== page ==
# Divergent self-energy of point charges in Classical Electrodynamics

Assuming the electron to be a classical point particle, if one calculates the self-energy one finds $$U=\frac{e^2}{8\pi\epsilon_0r}$$ which diverges as $$r\rightarrow 0$$. Therefore, the measured mass of the electron should be $$m_{0e}+U/c^2=m_e.$$

Now, $$m_{0e}$$ is the mass of the electron in absence of its electric field (which is therefore unobservable because its electric field cannot be switched off) and $$m_e$$ is the measured electron mass.

Why is it a problem that in classical electrodynamics, the self-energy of a point electron diverge? The divergence in $$U$$ may be absorbed in $$m_{0e}$$ which is unobservable as often done in renormalization.

This is presented as a problem in textbooks because often one equates $$m_ec^2=U$$, and forget about $$m_{e0}$$. But I don't see a reason why $$m_{e0}$$ should be neglected. See page 28 here.

• Divergences are always a problem, whether we can reabsorb them into unobservable parameters or not. Just because we can hide the divergence into a counter-term doesn't mean that there is not a problem. In classical mechanics, and in quantum mechanics, a divergence always make the theory ill-defined. (note that "rigorous" treatments of QFT always study the regularised theory, say, in dimensional regulatisation, in which case there are no divergences at all, and the theory is "well" defined, at least in a perturbative sense). Dec 25, 2016 at 19:43
• @AccidentalFourierTransform Assuming a cut-off in length (by assuming new physics exists at short distance), one can take a similar regularization scheme here, too. Right?
– SRS
Dec 25, 2016 at 20:08
• @SRS Yes but that kind of regularization would not be Lorentz (ie Relativistic) invariant.
– user139175
Dec 27, 2016 at 9:03

Assuming the electron to be a classical point particle, if one calculates the self-energy one finds $$U=\frac{e^2}{8\pi\epsilon_0r}$$ which diverges as $$r\rightarrow 0$$.

This formula is the result of calculation of electrostatic potential energy of a system of charged particles distributed at different points of space. The usual distribution employed for this calculation is a uniform surface density on a sphere of radius $$r$$, or uniform volume density in a ball of radius $$r$$. It makes no sense to do this calculation for a single charged particle existing at a point. So your claim above is incorrect; for classical point particle, we have no way to calculate its self-energy and arrive at this formula. The calculation has to be done for some system of particles, whose size is described by $$r$$.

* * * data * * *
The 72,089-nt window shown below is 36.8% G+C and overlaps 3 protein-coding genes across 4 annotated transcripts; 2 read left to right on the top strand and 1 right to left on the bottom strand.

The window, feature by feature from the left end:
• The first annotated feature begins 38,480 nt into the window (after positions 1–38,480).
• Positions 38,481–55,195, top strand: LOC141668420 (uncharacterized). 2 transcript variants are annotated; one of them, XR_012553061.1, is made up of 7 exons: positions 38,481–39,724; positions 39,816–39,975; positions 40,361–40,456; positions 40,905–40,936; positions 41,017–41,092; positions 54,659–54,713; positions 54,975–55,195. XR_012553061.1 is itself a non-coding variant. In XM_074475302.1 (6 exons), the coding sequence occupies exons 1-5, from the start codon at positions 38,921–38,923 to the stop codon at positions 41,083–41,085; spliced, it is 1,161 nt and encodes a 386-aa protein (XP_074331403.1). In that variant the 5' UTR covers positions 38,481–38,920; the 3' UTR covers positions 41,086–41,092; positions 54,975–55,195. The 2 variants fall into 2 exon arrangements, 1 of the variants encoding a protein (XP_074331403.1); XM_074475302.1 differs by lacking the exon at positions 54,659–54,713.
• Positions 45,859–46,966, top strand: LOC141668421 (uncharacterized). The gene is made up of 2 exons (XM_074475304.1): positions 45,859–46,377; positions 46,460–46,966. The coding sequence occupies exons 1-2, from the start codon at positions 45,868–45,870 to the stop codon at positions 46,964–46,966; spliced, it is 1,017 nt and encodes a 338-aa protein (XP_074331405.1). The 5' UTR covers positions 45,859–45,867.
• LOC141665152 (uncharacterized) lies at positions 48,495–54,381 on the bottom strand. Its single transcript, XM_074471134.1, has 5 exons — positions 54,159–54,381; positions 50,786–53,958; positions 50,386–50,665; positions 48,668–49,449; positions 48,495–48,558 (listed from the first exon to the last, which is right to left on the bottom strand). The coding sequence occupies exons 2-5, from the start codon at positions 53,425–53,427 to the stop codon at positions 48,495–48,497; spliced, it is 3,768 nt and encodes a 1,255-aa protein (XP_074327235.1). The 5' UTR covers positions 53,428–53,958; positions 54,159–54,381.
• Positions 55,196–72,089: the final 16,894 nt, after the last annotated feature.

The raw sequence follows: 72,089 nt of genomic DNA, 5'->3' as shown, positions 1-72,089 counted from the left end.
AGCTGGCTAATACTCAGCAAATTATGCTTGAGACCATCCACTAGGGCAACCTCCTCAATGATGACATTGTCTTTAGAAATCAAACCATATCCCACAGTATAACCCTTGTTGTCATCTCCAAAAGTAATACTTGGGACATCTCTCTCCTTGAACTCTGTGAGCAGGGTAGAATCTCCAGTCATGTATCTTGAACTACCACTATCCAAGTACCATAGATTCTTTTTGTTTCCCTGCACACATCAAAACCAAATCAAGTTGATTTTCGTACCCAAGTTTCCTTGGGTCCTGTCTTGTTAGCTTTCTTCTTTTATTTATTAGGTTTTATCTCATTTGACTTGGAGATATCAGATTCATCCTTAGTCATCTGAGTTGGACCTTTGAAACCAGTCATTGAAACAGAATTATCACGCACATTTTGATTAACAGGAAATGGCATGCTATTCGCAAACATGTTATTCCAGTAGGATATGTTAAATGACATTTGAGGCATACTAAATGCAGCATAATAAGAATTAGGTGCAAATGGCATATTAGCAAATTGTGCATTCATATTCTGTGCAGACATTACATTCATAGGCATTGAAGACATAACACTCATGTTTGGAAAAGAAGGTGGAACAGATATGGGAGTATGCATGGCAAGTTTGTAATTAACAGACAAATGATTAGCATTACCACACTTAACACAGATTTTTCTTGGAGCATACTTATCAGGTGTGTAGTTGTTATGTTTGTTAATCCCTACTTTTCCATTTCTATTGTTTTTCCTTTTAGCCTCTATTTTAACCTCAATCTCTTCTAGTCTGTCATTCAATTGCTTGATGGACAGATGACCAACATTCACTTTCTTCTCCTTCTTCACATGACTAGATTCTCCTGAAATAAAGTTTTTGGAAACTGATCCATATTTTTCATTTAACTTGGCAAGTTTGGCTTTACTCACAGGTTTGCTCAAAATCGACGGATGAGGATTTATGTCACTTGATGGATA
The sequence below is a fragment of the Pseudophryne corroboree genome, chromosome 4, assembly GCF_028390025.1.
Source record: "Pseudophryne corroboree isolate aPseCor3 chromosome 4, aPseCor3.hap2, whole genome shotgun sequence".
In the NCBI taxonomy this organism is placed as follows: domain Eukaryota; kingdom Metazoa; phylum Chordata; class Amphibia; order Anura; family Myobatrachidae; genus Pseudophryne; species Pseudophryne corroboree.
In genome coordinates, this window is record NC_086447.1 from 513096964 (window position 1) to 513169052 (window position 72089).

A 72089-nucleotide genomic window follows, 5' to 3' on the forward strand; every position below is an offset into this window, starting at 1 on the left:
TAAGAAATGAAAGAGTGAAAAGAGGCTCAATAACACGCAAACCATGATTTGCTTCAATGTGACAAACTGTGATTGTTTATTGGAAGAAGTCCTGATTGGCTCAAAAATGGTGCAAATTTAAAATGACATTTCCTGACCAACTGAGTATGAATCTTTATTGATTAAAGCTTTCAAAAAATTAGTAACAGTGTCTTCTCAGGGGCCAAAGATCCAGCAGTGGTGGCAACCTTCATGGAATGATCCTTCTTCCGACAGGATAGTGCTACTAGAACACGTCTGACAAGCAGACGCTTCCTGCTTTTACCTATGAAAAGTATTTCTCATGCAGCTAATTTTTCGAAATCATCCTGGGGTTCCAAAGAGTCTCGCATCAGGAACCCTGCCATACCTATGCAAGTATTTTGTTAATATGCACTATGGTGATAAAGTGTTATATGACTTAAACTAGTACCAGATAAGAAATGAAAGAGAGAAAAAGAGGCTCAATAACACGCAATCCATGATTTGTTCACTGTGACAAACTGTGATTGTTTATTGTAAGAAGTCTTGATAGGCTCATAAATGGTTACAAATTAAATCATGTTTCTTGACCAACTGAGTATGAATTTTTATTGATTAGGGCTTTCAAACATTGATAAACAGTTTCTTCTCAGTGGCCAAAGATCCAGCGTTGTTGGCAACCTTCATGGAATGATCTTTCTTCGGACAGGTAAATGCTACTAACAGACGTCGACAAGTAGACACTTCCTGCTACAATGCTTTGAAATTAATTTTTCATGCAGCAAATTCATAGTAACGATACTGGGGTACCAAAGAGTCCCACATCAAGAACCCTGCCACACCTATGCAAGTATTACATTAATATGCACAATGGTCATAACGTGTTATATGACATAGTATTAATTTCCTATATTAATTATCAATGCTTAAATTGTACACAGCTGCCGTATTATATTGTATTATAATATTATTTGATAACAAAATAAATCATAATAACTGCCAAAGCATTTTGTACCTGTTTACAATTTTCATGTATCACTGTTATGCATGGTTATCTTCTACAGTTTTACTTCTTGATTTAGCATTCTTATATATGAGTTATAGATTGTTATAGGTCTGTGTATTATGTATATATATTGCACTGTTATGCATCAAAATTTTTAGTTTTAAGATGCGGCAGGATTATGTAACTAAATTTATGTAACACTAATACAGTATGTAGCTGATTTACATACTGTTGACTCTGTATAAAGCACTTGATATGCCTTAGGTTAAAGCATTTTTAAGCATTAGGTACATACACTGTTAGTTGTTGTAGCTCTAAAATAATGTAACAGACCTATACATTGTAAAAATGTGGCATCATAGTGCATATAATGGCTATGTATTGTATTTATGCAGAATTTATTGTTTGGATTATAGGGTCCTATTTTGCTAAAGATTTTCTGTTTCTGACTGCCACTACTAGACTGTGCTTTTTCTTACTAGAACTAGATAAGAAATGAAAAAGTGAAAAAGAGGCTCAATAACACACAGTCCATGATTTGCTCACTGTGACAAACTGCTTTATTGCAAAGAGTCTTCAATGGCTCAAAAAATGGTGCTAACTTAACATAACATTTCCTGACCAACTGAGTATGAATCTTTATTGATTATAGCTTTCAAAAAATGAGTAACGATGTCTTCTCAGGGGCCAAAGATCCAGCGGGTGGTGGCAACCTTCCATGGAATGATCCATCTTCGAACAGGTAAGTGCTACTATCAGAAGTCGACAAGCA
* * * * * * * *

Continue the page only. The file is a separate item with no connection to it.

Therefore, the measured mass of the electron should be $$m_{0e}+U/c^2=m_e.$$

Yes, this is the so-called electromagnetic mass effect; EM energy associated with internal EM interactions in a charged system (electrostatic potential energy) manifests as modification of its effective inertial mass. This can be positive or negative, in case the system parts have charge of same sign, it is positive.

Why is it a problem that in classical electrodynamics, the self-energy of a point electron diverge? The divergence in $$U$$ may be absorbed in $$m_{0e}$$ which is unobservable as often done in renormalization.

"Self-energy of a point electron diverges" is a result of unwarranted application of either 1) the Poynting energy formula to calculate EM interaction energy inside a point particle, or 2) trying to calculate the limit $$\lim_{r\to 0} U$$ and assuming this limit (which is infinity) is a valid result for the point particle. Both of these methods give infinite energy. But this merely says that either

1. the Poynting energy formula value for field of point charge is infinite, or
2. compressing spatially distributed charge to a point takes infinite energy.

But this does not imply all point charges have to be associated with infinite real energy (in the sense of stored previously done work, or extractable energy available for doing work later). Maybe point charge energy is not given by the Poynting formula, and maybe point charge is not a result of compression of spatially distributed charge into a point.